Three Words You Should Never Forget as a PMP Project Manager!

Seasons imageThere are a number of Project Management terms and acronyms PMP Project Managers use throughout their daily routine. Work Breakdown Structure, PERT, GERT and CPM, Crashing, Critical Path and Monte Carlo analysis to name just a few. But there are three words that should transcend all of these terms and integrate into everything you do as a Project Manager. These three words are Clarity, Focus and Closure.

Why are these three words so important? Because, the job of a Project Manager is about getting the job done. Keeping these three words in mind during all phases of your project will leave a wake of completion behind you and endless opportunity ahead.

Let’s look at each term a little deeper.

– noun

  1. Clearness or lucidity as to perception or understanding; freedom from indistinctness or ambiguity.

Ambiguity is a project killer. Confusion slows things down. Omissions introduce chaos. Our job as Project Managers is to obliterate ambiguity from our projects. Whether we are on the front end of a project and requirements are being gathered or on the tail-end of wrapping things up, Clarity must always be on our mind.

How can you tell if you have a problem with ambiguity? Listen for comments such as “I thought…”, or “We did it this way last time…”, or “I’m not sure…”. These tell-tale expressions are symptoms of not having a clear understanding of what is expected.

Take whatever steps are necessary to remove ambiguity from your project team member’s minds. This includes strong documentation in a central repository for everyone to reference, regular face-to-face and engaging virtual update meetings, and key decisions being put to writing rather than relying on memory.

Is it unrealistic to think that a Project Manager can anticipate every point of confusion or question that may arise? Yes. However, by everyone understanding the desired outcome, many of these questions will answer themselves.

– noun

  1. A central point, as of attraction, attention, or activity

You just had a great kickoff meeting with your team. Everyone is clear as to what needs to be accomplished and the project is off to a great start. You check in on your resources just a couple of days later. To your dismay and horror, they haven’t even touched what they said they would have done by the end of the week! What happened? Their central point of activity was diverted toward something else.

It can happen to the best of us. A Vice President comes in with a crisis with a customer that needs to be resolved. Or, the President of the company is working with the Sales Team on landing the next big account and a proof of concept needs to be complete before moving forward. Both instances can only be resolved by the resource that just so happens to be assigned to your project!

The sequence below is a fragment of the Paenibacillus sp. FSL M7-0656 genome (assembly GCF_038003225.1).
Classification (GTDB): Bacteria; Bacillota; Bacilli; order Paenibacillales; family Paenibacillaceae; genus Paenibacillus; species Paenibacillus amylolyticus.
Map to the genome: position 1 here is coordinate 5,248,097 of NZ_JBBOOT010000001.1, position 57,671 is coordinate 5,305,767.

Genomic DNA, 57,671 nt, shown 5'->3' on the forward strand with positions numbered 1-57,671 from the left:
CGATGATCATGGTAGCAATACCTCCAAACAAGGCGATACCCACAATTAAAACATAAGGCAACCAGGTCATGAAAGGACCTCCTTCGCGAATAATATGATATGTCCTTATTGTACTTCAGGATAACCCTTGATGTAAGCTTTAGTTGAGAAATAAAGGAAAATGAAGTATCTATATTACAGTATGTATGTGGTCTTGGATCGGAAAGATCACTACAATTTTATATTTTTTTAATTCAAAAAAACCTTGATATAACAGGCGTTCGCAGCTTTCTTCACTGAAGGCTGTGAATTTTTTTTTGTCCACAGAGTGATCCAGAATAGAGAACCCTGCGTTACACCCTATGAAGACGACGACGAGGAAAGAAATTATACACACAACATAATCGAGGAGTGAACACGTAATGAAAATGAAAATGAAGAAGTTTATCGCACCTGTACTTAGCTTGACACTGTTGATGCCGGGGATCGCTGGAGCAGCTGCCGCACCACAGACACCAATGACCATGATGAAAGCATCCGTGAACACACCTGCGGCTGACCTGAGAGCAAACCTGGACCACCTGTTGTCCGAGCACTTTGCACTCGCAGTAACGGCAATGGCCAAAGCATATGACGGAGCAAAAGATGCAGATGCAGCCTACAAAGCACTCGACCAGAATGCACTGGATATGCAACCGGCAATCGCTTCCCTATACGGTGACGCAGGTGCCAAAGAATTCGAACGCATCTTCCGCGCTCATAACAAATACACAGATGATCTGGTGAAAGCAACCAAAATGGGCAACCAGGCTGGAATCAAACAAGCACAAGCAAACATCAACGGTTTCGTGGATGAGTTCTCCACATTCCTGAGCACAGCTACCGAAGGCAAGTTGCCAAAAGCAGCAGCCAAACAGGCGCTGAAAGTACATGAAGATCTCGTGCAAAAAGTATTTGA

What can you do? Develop a reputation for being greedy when it comes maintaining focus. You are entrusted with the responsibility of completing this project, not somebody else’s. Don’t let anyone or anything stand in your way of accomplishing that goal. We all know that you may still lose your resource; however, the repercussions to your project will be clearly understood and agreed upon. And, next time, if there is a choice to make, chances are good that it will be somebody else’s resource that will be impacted and not yours.

Does this fly in the face of being a team player? No. Your function on the team is to get YOUR project done regardless of the jostling and reassignment of resources that occurs every day.

– noun

  1. A bringing to an end; conclusion

How many abandoned projects have you seen piled up on the side of the road on the highway of your career as a Project Manager? The reality is that a great number of projects never come to completion. The reasons are many and varied and range from shifting priorities to budgets drying up to agreeing to do more than what is technically feasible. Additionally, it always seems that the last 20% of the project take as much time and effort as the first 80% and finishing up the project becomes an elusive target.

This is where Closure comes into play. One of the first questions that needs to be asked when a project starts is “what needs to be done to close this project out?” Every decision during each project phase should be made with this question in mind.

Explain this concept to your team. Let them know they should make decisions this way themselves. The sooner a project comes to completion, the sooner its value can be realized and resources can be freed to move on to other projects.

We all know that Project Management is not as easy as 1,2,3. It’s complicated and requires great attention to detail. By keeping Clarity, Focus and Closure at the top of the Project Management terms you use, you will find that you can bring even greater worth to your organization.

*All definitions are from

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